Sosa and Palmeiro are HOFers in any world where PEDs are an issue and statnerds don't have the internet. I agree with everything anyone writes about Sosa being overrated and not being much "better" than Evans. I agree that Palmeiro was never a great player but was very, very good for a very long time. I also agree that, in general, round numbers don't mean much.

But, in the reality of human perception and story, round numbers are important. 600, 500&3000;. Those guys go in the HOF. They won't be inner circle, no one is going to describe them as best at their position, etc. But go look around the HOF. Not many of the plaques there talk about the guy being the best ever. The HOF is to commemorate the story of baseball and guys that do what those two guys did are a big part of that story. The HOF has never been purely about talent or value and until very recently there would have been no doubt whatsoever about these two guys being HOFers.
   64. Booey Posted: January 07, 2014 at 12:36 PM (#4632204)
It's a little strange to see a guy with a counting stat like 600 homers, and realize that his career value does not put him among the very best players outside of the HOF, but yet he is a good peak candidate. Such was sillyball.

Yeah. I get that Sosa is a borderline guy based purely on career value. It just surprises me that so many people think the HOF should suddenly be based entirely on overall career value when it never has been before (not accusing anyone specific of doing this). It's normally a tough question to answer when people ask how you determine which of the 55-65 WAR borderline guys should get in and which ones shouldn't...but rejecting the one with 600 homers that was averaging 60 homers and 150 rbi's a year during his peak seems like an odd place to start.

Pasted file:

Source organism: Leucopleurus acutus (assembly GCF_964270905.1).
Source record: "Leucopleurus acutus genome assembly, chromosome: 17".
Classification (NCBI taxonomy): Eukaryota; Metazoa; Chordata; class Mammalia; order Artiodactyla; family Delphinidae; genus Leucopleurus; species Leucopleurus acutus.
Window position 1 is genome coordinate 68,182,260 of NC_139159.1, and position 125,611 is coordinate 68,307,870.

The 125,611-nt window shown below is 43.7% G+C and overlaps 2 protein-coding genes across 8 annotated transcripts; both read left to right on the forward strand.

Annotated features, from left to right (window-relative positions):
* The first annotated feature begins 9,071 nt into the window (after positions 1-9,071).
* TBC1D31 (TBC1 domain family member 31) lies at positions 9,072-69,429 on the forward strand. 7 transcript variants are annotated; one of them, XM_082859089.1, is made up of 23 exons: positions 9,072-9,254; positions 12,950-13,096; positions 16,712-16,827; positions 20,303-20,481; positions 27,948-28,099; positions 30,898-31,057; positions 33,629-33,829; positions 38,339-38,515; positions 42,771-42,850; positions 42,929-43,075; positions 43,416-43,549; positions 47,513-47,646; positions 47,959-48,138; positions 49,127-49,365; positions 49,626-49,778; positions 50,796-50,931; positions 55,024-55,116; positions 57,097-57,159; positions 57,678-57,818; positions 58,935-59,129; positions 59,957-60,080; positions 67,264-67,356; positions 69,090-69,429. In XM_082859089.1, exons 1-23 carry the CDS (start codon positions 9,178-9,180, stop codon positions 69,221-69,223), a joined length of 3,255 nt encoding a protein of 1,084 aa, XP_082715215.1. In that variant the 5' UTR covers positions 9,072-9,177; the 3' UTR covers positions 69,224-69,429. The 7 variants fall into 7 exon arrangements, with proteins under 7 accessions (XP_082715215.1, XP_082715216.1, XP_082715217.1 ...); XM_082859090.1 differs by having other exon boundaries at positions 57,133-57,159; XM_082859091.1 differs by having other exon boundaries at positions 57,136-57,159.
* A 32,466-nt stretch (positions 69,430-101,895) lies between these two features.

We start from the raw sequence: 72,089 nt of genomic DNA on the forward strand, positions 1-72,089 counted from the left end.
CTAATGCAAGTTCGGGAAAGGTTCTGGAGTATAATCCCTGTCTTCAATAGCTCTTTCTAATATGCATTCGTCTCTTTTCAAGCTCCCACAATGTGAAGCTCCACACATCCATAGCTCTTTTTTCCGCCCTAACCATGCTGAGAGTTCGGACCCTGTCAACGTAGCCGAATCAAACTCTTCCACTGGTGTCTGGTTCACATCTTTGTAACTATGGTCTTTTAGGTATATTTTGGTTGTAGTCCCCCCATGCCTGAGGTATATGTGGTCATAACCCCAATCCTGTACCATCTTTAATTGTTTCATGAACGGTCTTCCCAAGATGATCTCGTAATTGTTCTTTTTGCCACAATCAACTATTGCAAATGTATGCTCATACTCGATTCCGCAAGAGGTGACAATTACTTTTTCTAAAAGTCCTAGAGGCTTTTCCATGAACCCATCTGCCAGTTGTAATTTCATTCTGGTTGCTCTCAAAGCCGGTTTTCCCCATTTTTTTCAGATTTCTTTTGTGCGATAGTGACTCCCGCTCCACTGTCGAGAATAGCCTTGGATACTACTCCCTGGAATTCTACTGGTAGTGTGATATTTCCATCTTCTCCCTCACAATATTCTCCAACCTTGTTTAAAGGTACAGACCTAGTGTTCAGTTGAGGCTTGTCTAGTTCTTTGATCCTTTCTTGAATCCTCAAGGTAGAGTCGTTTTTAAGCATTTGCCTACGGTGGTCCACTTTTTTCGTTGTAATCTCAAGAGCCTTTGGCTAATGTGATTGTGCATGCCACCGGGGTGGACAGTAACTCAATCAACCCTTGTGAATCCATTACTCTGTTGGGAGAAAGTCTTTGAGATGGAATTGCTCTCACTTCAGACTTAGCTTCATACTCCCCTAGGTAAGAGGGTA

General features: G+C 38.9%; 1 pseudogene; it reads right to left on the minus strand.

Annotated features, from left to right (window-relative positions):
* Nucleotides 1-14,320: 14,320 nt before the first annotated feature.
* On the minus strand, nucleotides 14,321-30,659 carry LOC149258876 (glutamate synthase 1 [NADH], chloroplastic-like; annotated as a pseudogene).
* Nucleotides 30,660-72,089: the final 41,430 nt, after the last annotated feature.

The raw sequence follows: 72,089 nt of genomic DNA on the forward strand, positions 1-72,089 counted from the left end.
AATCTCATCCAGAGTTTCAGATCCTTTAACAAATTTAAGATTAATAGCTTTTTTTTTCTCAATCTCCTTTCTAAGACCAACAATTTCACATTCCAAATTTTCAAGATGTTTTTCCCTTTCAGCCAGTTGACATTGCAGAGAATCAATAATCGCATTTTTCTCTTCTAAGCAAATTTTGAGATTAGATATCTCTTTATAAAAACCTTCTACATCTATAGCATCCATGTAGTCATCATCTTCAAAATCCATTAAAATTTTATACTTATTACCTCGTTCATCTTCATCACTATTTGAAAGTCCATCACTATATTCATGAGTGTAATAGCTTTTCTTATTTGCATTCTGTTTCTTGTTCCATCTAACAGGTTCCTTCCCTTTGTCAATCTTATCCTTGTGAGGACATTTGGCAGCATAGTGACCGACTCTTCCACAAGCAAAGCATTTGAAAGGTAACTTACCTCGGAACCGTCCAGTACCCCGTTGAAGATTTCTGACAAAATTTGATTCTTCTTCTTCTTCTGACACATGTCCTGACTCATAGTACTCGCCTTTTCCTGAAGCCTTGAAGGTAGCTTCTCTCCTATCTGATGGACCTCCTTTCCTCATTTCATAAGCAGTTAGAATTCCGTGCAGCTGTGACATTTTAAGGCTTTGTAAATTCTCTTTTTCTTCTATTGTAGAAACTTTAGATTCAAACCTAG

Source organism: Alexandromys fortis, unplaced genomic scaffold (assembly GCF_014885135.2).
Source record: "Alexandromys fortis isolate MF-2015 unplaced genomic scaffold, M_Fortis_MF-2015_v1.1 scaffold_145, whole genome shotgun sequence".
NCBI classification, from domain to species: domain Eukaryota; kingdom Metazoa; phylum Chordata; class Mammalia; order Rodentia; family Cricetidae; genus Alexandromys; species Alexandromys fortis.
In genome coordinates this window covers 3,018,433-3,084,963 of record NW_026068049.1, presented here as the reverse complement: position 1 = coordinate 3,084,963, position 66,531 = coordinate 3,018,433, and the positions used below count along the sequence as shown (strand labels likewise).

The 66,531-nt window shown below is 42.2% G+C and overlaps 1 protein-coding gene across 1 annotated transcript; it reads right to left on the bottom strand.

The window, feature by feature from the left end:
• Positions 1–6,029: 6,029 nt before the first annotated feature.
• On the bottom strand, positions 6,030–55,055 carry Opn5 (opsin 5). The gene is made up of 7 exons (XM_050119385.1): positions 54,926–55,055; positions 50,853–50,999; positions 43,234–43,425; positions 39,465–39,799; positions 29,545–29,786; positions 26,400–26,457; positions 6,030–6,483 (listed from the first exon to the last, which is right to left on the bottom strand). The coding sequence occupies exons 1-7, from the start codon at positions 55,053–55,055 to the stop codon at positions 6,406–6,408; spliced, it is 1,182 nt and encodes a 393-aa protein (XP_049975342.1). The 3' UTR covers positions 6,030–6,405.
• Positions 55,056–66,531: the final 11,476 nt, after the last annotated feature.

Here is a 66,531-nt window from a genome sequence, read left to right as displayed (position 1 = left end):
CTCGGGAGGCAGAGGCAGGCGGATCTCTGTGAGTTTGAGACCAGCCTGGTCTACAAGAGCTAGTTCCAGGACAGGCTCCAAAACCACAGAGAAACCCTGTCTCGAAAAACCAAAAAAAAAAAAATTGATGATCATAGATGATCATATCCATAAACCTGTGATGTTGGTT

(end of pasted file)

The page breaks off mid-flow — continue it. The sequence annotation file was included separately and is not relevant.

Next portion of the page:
65. Morty Causa Posted: January 07, 2014 at 12:38 PM (#4632210)
Yes, all those home runs and he never led league in OPS+. 600 home runs and 49.7 oWAR. In almost 10k PAs. Had to do better to stand out in the Flubber League.
   66. The District Attorney Posted: January 07, 2014 at 12:39 PM (#4632212)
The HOF is to commemorate the story of baseball and guys that do what those two guys did are a big part of that story.
Are you sure? Somehow I don't think it'd be difficult to "tell the story of baseball" without mentioning Rafael Palmeiro.

I have to reject the "it's the Hall of Fame" argument. Perhaps it'd contribute to the conversation if it were used judiciously, but as it's actually used, it's a BS dump, as Bill James put it.
   67. Booey Posted: January 07, 2014 at 01:50 PM (#4632303)
Yes, all those home runs and he never led league in OPS+. 600 home runs and 49.7 oWAR. In almost 10k PAs. Had to do better to stand out in the Flubber League.


His 200 something OPS+ in 2001 would've led the league most years, though. Finishing 2nd to a guy who slugged .863 is nothing to be ashamed of. A 200 that finishes 2nd is still better than a 160 that leads in a weaker season.